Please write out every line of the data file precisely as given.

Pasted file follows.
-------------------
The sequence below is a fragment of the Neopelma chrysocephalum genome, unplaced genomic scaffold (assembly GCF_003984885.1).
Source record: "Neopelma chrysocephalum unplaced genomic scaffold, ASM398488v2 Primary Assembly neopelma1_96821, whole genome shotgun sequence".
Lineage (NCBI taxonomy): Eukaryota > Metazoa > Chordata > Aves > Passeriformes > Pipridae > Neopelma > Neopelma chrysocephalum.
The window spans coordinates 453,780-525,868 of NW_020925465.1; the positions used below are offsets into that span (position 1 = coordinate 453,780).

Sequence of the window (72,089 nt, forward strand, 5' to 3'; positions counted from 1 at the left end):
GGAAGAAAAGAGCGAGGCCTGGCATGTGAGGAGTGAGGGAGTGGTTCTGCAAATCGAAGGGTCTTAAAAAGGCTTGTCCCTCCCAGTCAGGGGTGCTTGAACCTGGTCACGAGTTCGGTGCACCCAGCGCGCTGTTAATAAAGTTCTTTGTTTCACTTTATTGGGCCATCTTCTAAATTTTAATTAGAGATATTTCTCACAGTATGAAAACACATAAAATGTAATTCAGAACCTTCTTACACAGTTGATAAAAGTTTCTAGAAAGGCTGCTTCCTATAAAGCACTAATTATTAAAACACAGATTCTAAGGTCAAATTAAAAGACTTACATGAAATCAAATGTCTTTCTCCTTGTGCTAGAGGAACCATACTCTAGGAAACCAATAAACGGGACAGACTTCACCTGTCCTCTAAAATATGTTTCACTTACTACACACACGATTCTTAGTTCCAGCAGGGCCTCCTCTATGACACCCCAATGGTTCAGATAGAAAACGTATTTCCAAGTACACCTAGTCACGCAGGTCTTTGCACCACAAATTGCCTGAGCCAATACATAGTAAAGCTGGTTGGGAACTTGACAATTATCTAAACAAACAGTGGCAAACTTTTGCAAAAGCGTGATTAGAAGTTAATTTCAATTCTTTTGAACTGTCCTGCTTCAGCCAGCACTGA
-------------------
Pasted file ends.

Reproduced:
The sequence below is a fragment of the Neopelma chrysocephalum genome, unplaced genomic scaffold (assembly GCF_003984885.1).
Source record: "Neopelma chrysocephalum unplaced genomic scaffold, ASM398488v2 Primary Assembly neopelma1_96821, whole genome shotgun sequence".
Lineage (NCBI taxonomy): Eukaryota > Metazoa > Chordata > Aves > Passeriformes > Pipridae > Neopelma > Neopelma chrysocephalum.
The window spans coordinates 453,780-525,868 of NW_020925465.1; the positions used below are offsets into that span (position 1 = coordinate 453,780).

Sequence of the window (72,089 nt, forward strand, 5' to 3'; positions counted from 1 at the left end):
GGAAGAAAAGAGCGAGGCCTGGCATGTGAGGAGTGAGGGAGTGGTTCTGCAAATCGAAGGGTCTTAAAAAGGCTTGTCCCTCCCAGTCAGGGGTGCTTGAACCTGGTCACGAGTTCGGTGCACCCAGCGCGCTGTTAATAAAGTTCTTTGTTTCACTTTATTGGGCCATCTTCTAAATTTTAATTAGAGATATTTCTCACAGTATGAAAACACATAAAATGTAATTCAGAACCTTCTTACACAGTTGATAAAAGTTTCTAGAAAGGCTGCTTCCTATAAAGCACTAATTATTAAAACACAGATTCTAAGGTCAAATTAAAAGACTTACATGAAATCAAATGTCTTTCTCCTTGTGCTAGAGGAACCATACTCTAGGAAACCAATAAACGGGACAGACTTCACCTGTCCTCTAAAATATGTTTCACTTACTACACACACGATTCTTAGTTCCAGCAGGGCCTCCTCTATGACACCCCAATGGTTCAGATAGAAAACGTATTTCCAAGTACACCTAGTCACGCAGGTCTTTGCACCACAAATTGCCTGAGCCAATACATAGTAAAGCTGGTTGGGAACTTGACAATTATCTAAACAAACAGTGGCAAACTTTTGCAAAAGCGTGATTAGAAGTTAATTTCAATTCTTTTGAACTGTCCTGCTTCAGCCAGCACTGA